Skip to main content Accessibility help

The roots of provenance: glass, plants and isotopes in the Islamic Middle East

  • J. Henderson (a1), J. Evans (a2) and Y. Barkoudah (a3)

Glass – one of the most prestigious materials of the early Islamic empire – was traded not only as vessels and bangles but as raw glass blocks. One of its raw materials, plant-ash, was also traded. This means that tracking the production of this precious commodity is especially challenging. The authors show that while chemical composition can relate to vessel type, it is a combination of chemical compositions with strontium and neodymium isotope ratios that is most likely to lead to (a geological) provenance for its manufacture. The materials used by the glassmakers were local sand and plant ashes. Reported here is the first application of the method to the glass made at the primary glass making centre of al-Raqqa, Syria in an environmental context.

Hide All
Aldsworth, F., Haggerty, G., Jennings, S. & Whitehouse, D.. 2002. Medieval glassmaking at Tyre, Lebanon. Journal of Glass Studies 44: 4966.
Andreescu-Treadgold, I. & Henderson, J.. 2006. Glass from theMosaics on theWest wall of Torcello's Basilica. Arte Medievale V(2): 87140.
Asch, K. 2005. IGME 5000: The 1: 5 000 000 international geological map of Europe and adjacent areas - final version for the internet. Hannover: BRG.
Ashtor, E. 1992. Levantine alkali ashes and European industries, in Kedar, B.Z. (ed.) Technology, industry and trade: the Levant versus Europe, 1250-1500: 475522. Hampshire (VT): Variorum.
Barkoudah, Y. & Henderson, J.. 2006. Plant ashes from Syria and the manufacture of ancient glass: ethnographic and scientific aspects. Journal of Glass Studies 48: 297321.
Bass, G.F. 1984. The nature of the Serç Limani glass. Journal of Glass Studies 26: 64–9.
Beydoun, Z.R. 1977. The Levantine countries: the geology of Syria and Lebanon (maritime regions), in Nairn, A.E.M., Kanes, W.H. & Stehli, F.G. (ed.) The ocean basins and margins. Volume 4A: The eastern Mediterranean: 319–31. New York: Plenum.
Birck, J.L. 1986. Precision K-Rb-Sr isotopic analysis - application to Rb-Sr chronology. Chemical Geology 56(1-2): 7383.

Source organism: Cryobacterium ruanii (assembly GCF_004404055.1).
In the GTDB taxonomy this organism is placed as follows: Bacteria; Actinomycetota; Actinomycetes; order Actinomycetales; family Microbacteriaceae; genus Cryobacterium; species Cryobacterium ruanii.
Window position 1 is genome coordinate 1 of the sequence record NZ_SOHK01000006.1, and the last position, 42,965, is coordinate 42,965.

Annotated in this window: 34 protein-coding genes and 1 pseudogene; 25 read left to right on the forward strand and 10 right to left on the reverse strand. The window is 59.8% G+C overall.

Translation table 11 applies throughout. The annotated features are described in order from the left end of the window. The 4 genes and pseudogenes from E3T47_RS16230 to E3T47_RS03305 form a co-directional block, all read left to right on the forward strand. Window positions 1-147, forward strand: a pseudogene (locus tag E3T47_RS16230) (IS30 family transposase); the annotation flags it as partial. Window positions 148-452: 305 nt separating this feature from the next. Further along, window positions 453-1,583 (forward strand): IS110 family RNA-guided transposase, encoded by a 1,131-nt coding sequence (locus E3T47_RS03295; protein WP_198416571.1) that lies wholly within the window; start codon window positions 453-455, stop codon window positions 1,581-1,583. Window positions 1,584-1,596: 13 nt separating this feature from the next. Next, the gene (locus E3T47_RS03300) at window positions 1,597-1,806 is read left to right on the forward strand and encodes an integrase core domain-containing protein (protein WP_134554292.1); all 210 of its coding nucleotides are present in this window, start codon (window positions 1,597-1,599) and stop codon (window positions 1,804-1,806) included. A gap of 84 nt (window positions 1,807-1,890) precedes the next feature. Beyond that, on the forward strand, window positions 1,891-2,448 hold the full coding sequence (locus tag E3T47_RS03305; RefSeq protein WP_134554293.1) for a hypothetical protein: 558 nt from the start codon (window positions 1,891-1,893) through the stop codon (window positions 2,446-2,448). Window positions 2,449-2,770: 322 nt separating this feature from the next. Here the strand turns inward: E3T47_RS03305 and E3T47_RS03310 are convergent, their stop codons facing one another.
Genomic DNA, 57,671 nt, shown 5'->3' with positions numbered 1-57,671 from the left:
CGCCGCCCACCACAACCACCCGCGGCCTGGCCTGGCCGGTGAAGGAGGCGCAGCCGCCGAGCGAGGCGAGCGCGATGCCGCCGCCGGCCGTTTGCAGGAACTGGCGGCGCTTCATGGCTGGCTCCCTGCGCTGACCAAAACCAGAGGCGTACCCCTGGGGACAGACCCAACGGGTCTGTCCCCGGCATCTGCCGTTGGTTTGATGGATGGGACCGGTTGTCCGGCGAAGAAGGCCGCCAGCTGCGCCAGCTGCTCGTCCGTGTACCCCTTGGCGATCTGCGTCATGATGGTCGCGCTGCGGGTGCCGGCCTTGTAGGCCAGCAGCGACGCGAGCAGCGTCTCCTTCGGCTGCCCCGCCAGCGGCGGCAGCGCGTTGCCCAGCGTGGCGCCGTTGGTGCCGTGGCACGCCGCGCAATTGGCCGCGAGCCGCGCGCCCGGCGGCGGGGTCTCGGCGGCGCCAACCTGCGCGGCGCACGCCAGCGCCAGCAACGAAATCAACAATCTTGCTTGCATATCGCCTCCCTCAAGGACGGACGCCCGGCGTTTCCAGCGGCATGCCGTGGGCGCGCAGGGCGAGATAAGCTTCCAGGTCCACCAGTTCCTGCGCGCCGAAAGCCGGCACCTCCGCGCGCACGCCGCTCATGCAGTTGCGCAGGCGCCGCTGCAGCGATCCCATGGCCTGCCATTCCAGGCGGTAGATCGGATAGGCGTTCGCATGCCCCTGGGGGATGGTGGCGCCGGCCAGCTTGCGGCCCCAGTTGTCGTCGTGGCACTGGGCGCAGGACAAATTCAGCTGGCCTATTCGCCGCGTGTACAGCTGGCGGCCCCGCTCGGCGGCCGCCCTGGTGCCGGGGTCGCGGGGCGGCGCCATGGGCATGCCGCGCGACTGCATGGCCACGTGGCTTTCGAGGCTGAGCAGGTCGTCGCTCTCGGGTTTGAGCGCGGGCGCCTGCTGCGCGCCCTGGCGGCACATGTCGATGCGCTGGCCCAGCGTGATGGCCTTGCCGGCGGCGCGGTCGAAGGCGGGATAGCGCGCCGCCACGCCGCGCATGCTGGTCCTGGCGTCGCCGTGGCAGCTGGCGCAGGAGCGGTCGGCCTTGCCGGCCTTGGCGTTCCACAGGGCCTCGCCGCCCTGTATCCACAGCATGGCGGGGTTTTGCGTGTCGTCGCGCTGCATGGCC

Brill, R.H. 1999. Chemical analyses of early glasses (2 Volumes). Corning (NY): The Corning Museum of Glass.
Brill, R.H. & Fullagar, P.D.. 2006. Isotope studies of historical glasses and related materials. Paper presented at the International Association for the History of Glass conference, 4-8 September 2006, Antwerp, Belgium.
Carboni, S. 1998. Gregorio's tale; or, of enamelled glass production in Venice, in Ward, R. (ed.) Gilded and enamelled glass from the Middle East: 101–1. London: British Museum Press.
Carboni, S. 2001. Glass from Islamic lands: the Al-Sabah collection, Kuwait National Museum. London: Thames & Hudson.
Carboni, S., Lacerenza, G. & Whitehouse, D.. 2003. Glassmaking in medieval Tyre: the written evidence. Journal of Glass Studies 45: 139–13.
Clayton, R.N. & Mayeda, T.K.. 1963. The use of bromine pentafluoride in the extraction of oxygen from the oxides and silicates for isotopic analysis. Geochemica et Cosmochemica Acta 27: 4352.
Dickin, A.P. 1995. Radiogenic isotope geology. Cambridge: Cambridge University Press.
Degryse, P., Schneider, J., Haack, U., Lauwers, V., Poblome, J., Waelkens, M., Muchez, P.H.. 2006. Evidence for glass ‘recycling' using Pb and Sr isotopic ratios and Sr-mixing lines: the case for early Byzantine Sagalassos. Journal of Archaeological Science 33: 494501.